Jeanne Cordovan Cause Of Death, Who Recorded The Lesbian Feminist Movement Of The 1970s?

Jeanne Córdova, born on July 18, 1948, in Bremerhaven, Germany, was a trailblazer in the lesbian feminist movement of the 1970s. As the second of twelve children in a large Catholic family, she learned leadership and organizational skills early on. Her father, Frederick, a Mexican American, worked with the humanitarian organization CARE, while her mother, Joan McGuinnes Córdova, managed self-storage facilities. Growing up in Southern California, Jeanne’s responsibilities in her household helped shape her ability to command and strategize effectively, skills that would later become crucial in her activism.

Religious Journey

In 1966, Córdova joined the Immaculate Heart of Mary order of nuns, a decision that profoundly impacted her. It was during this time that she began to question her sexuality and faith. Leaving the convent, she pursued a master’s degree in social work from UCLA. Her experiences and reflections on her time in the convent were documented in her 1990 book, “Kicking the Habit: A Lesbian Nun Story.” This marked the beginning of her journey towards becoming an activist and a voice for the lesbian community.

Activism Begins

Jeanne Córdova’s activism began in earnest in 1970 when she became the president of the Los Angeles Chapter of the Daughters of Bilitis (DOB), a lesbian civil and political rights organization. During her tenure, she witnessed a generational split within the DOB. Younger activists like Córdova pushed for more aggressive changes, while older members were cautious, fearing that being too subversive would make them more vulnerable. This era of bold activism laid the groundwork for Córdova’s future endeavors in advocating for lesbian rights.

Founding The Lesbian Tide

In 1971, Córdova transformed the DOB newsletter into the independent Lesbian Tide newsmagazine. This publication gained national distribution and became a pivotal platform for lesbian voices. The Lesbian Tide rallied the community and organized significant political gatherings, such as the National Lesbian Conference at UCLA in 1973. Through this magazine, Córdova championed lesbian visibility and fought for recognition within both the feminist and gay rights movements.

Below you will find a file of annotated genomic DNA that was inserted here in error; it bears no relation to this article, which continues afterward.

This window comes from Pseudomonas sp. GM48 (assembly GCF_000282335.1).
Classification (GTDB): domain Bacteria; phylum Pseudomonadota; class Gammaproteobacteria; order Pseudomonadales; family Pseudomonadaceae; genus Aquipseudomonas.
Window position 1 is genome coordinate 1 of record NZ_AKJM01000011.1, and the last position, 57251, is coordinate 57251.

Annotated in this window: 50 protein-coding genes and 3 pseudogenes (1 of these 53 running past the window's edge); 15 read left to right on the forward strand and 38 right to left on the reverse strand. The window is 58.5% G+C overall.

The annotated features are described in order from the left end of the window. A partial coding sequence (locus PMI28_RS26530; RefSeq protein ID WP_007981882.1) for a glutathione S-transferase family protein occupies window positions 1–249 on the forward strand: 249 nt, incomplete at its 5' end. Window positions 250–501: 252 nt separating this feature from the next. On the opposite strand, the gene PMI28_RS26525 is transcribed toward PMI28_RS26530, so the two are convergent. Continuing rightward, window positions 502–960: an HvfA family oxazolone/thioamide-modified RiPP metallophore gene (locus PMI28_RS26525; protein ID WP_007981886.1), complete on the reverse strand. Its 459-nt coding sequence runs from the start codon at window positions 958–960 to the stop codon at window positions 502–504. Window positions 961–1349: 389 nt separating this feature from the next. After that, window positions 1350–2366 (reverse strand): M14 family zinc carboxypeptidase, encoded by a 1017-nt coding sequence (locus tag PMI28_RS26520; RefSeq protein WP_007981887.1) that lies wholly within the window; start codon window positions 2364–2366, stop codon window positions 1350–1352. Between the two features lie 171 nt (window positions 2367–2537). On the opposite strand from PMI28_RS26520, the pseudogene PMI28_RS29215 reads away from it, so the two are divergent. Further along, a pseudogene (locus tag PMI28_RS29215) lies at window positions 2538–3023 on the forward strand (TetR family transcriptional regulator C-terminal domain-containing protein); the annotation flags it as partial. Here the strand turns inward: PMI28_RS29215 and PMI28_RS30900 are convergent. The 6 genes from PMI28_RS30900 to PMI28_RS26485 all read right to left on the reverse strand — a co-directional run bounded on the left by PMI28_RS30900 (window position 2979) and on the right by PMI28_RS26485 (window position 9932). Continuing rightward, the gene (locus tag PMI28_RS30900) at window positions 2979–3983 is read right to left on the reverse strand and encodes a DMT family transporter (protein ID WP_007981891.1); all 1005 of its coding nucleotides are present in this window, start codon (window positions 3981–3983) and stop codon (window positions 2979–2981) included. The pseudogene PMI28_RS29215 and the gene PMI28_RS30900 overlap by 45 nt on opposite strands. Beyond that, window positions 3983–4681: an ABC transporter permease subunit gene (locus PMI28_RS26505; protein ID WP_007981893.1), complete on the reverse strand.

Community Yellow Pages

In 1981, Córdova founded the Community Yellow Pages, a directory of gay- and lesbian-owned businesses in Southern California. This initiative provided a vital resource for the LGBTQ+ community, offering consumers safe and supportive service options. The directory played a crucial role in fostering a sense of community and bringing local gays and lesbians out of the shadows. Córdova’s vision was to create an inclusive environment where LGBTQ+ individuals could thrive without fear of judgment.

Personal Life and Partnership

Jeanne Córdova’s personal life was as vibrant as her public activism. She and her spouse, Lynn Harris Ballen, committed to each other in a partnering ceremony in August 1995 and legally wed in 2013 after same-sex marriage became legal in California. Ballen described Córdova as “brilliant and beautifully complicated,” underscoring her multifaceted personality. Their relationship was a source of strength and support for Córdova throughout her activist career.

Later Years and Legacy

After selling the Community Yellow Pages in 1999, Córdova and Ballen moved to Mexico. There, Córdova explored her Latina heritage and began writing her 2011 memoir, “When We Were Outlaws.” This memoir recounted her experiences in the early days of the lesbian feminist movement and her lifelong fight for equality. The couple returned to Los Angeles in 2007.

In 2008, Córdova was diagnosed with colon cancer, which eventually spread to her lungs and brain. Despite her illness, she remained an active and passionate advocate for lesbian rights. She described her life’s activism as a “wild joyride” and continued to fight for social justice until her passing. Córdova left $2 million of her estate to the Astraea Lesbian Foundation for Justice, ensuring that her legacy of advocating for lesbian visibility and rights would continue.

Impact and Recognition

Jeanne Córdova’s contributions to the lesbian feminist movement and the broader LGBTQ+ community were profound and lasting. Through her work with the Lesbian Tide and the Community Yellow Pages, she provided countless individuals with a platform and safe spaces to express themselves. As a self-described “butch,” Córdova challenged societal stereotypes and fought for recognition within both the feminist and gay rights movements. Her unwavering commitment to social justice and equality remains an inspiration, and her life’s work continues to resonate with activists today.


Jeanne Córdova’s legacy as a pioneering activist in the lesbian feminist movement is a testament to her dedication, resilience, and vision. From her early years in a large Catholic family to her transformative role in advocating for lesbian rights, Córdova’s journey was marked by significant achievements and unwavering courage. Her impact on the LGBTQ+ community endures, reminding us of the importance of visibility, advocacy, and the relentless pursuit of equality.

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